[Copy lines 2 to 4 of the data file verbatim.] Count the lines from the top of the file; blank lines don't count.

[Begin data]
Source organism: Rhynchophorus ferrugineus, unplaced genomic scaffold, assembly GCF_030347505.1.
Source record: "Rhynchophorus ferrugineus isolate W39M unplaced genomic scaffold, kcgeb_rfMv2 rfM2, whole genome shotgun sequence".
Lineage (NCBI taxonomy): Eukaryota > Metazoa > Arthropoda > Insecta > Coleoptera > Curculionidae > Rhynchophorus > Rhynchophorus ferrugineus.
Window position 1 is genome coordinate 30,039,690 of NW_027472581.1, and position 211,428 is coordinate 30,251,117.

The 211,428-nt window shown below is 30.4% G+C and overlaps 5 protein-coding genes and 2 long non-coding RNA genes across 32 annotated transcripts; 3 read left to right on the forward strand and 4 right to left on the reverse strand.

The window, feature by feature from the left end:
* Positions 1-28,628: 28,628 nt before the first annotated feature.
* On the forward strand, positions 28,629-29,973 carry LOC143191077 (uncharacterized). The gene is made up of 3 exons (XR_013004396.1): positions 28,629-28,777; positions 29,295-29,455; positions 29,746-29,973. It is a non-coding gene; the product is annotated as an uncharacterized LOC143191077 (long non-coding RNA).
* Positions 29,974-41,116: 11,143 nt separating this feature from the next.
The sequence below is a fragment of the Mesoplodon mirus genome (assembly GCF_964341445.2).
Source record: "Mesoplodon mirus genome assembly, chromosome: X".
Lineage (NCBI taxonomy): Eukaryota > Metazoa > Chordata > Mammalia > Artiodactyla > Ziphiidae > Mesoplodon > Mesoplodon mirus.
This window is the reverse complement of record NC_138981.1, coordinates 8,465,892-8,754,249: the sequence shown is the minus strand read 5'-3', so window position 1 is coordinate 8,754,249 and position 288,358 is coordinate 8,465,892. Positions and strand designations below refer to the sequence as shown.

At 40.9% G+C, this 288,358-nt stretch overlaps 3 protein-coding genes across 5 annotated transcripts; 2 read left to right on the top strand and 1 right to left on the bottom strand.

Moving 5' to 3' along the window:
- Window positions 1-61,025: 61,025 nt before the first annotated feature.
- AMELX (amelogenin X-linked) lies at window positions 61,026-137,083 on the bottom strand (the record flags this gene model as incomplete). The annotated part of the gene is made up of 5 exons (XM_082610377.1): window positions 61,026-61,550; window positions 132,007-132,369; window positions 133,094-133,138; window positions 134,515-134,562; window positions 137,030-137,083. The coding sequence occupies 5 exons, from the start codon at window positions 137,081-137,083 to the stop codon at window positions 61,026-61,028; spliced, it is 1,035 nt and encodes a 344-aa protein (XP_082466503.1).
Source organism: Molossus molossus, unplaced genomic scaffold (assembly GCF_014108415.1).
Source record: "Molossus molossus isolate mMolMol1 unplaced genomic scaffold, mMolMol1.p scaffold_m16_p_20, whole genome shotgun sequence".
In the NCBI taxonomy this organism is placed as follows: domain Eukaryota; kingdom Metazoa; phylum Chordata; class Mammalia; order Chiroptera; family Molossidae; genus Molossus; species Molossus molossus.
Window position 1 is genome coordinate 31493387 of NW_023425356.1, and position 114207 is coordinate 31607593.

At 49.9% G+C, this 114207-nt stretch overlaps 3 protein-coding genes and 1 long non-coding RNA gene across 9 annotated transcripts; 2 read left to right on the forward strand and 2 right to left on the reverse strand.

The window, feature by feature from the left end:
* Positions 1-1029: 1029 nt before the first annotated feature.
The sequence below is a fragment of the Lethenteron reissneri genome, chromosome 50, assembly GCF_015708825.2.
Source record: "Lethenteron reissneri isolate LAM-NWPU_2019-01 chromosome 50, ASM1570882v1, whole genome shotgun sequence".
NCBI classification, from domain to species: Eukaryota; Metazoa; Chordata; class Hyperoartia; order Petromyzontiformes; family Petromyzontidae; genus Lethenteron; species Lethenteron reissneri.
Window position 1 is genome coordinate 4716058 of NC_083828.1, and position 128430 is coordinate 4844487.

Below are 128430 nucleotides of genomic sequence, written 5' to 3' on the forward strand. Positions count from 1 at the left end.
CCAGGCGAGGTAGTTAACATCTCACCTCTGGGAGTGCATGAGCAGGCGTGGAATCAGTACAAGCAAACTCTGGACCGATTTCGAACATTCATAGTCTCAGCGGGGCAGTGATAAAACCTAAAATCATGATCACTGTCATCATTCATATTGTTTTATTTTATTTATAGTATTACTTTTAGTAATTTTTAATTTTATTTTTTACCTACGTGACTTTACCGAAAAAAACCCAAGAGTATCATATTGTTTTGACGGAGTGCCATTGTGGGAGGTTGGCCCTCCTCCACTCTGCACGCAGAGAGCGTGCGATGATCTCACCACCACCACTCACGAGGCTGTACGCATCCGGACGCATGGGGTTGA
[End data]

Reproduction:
Source record: "Rhynchophorus ferrugineus isolate W39M unplaced genomic scaffold, kcgeb_rfMv2 rfM2, whole genome shotgun sequence".
Lineage (NCBI taxonomy): Eukaryota > Metazoa > Arthropoda > Insecta > Coleoptera > Curculionidae > Rhynchophorus > Rhynchophorus ferrugineus.
Window position 1 is genome coordinate 30,039,690 of NW_027472581.1, and position 211,428 is coordinate 30,251,117.